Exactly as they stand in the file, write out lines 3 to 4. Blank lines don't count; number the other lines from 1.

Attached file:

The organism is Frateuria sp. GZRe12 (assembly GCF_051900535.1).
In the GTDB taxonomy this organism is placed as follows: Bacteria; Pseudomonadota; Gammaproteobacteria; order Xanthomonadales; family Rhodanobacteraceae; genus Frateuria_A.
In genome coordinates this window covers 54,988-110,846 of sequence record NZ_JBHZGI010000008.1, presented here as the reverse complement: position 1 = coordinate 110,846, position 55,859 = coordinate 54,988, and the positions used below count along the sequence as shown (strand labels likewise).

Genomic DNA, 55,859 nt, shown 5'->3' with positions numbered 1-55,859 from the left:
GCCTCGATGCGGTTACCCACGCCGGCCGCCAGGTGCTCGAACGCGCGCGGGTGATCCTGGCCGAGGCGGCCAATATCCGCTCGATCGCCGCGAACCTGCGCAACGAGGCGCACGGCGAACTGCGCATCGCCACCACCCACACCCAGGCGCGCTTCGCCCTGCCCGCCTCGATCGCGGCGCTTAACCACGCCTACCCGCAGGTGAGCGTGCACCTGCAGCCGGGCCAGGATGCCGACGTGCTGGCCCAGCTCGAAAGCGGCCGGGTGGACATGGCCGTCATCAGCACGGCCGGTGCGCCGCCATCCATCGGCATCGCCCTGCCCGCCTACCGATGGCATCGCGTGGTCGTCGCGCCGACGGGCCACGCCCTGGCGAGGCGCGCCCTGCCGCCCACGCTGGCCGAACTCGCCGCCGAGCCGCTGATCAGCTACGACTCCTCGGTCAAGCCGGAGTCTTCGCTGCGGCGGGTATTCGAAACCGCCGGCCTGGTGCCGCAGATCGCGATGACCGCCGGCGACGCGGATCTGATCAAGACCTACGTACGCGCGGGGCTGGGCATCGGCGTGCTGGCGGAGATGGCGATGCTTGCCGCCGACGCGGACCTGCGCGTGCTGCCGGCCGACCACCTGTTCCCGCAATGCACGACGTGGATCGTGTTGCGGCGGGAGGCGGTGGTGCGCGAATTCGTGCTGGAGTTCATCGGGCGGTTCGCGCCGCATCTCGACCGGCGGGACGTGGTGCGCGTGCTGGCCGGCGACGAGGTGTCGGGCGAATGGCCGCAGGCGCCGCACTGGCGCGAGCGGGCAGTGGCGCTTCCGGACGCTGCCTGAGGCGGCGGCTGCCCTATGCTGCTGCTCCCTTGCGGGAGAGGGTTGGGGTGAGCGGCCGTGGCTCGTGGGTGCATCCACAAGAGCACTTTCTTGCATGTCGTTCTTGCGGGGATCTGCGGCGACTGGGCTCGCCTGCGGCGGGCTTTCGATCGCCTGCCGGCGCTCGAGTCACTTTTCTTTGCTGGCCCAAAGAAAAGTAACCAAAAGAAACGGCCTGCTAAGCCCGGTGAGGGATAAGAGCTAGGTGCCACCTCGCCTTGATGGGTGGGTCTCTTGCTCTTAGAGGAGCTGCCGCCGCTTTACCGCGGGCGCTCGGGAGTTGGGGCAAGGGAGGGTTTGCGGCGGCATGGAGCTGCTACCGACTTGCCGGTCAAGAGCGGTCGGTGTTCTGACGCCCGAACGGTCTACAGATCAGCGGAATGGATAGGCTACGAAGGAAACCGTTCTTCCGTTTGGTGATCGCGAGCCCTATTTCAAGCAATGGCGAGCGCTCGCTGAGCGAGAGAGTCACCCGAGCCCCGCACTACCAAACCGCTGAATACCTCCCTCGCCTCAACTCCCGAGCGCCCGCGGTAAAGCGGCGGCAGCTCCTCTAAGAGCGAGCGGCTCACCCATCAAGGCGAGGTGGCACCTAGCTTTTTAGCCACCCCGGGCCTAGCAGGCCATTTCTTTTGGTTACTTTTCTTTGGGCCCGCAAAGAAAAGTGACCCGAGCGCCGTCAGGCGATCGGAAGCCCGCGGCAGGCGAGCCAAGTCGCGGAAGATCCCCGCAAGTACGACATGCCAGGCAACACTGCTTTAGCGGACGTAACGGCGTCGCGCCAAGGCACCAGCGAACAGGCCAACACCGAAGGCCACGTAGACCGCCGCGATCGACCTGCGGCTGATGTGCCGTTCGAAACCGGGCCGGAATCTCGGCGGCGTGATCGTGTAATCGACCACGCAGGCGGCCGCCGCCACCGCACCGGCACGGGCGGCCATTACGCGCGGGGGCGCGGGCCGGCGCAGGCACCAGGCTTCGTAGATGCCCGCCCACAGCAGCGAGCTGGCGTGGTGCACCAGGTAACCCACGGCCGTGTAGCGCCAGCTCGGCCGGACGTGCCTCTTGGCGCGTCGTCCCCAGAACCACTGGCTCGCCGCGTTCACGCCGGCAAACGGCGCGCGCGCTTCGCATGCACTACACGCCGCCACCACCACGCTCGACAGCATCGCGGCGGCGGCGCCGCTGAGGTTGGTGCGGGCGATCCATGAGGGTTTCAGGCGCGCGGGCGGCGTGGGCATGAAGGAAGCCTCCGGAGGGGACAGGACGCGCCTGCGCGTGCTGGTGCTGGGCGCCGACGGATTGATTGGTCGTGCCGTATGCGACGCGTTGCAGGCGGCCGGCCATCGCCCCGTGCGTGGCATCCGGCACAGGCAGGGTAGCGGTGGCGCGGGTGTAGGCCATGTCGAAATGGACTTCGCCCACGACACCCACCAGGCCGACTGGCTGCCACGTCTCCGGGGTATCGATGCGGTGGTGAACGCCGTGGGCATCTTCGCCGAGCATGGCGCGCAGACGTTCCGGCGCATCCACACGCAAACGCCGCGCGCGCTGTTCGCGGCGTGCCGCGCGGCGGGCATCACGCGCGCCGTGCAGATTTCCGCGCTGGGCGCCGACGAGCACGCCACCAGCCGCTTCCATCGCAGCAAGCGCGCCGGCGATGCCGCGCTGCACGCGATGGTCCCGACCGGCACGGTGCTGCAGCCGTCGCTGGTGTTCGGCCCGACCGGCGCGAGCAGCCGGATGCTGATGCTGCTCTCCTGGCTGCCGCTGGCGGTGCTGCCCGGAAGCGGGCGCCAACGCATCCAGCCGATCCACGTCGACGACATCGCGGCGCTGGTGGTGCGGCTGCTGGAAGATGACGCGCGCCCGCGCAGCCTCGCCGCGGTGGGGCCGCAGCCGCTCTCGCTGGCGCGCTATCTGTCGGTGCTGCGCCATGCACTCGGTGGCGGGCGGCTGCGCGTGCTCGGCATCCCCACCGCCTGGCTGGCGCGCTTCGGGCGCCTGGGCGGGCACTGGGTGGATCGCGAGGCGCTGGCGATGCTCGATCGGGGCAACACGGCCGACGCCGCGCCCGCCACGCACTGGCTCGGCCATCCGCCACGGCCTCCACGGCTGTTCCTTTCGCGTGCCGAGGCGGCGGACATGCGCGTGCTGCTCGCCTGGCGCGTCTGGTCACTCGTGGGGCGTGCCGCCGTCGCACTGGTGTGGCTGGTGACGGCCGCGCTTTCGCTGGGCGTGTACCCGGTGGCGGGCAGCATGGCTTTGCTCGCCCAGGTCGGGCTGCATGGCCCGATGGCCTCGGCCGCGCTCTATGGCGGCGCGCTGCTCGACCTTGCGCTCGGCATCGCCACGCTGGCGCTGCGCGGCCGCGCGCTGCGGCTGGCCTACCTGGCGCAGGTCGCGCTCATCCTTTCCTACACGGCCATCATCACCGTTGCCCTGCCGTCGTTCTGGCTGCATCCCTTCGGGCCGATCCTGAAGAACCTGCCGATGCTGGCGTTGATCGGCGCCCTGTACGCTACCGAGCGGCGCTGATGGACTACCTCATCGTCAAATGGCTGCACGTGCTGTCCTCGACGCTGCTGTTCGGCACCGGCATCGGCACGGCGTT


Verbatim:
In genome coordinates this window covers 54,988-110,846 of sequence record NZ_JBHZGI010000008.1, presented here as the reverse complement: position 1 = coordinate 110,846, position 55,859 = coordinate 54,988, and the positions used below count along the sequence as shown (strand labels likewise).

Genomic DNA, 55,859 nt, shown 5'->3' with positions numbered 1-55,859 from the left: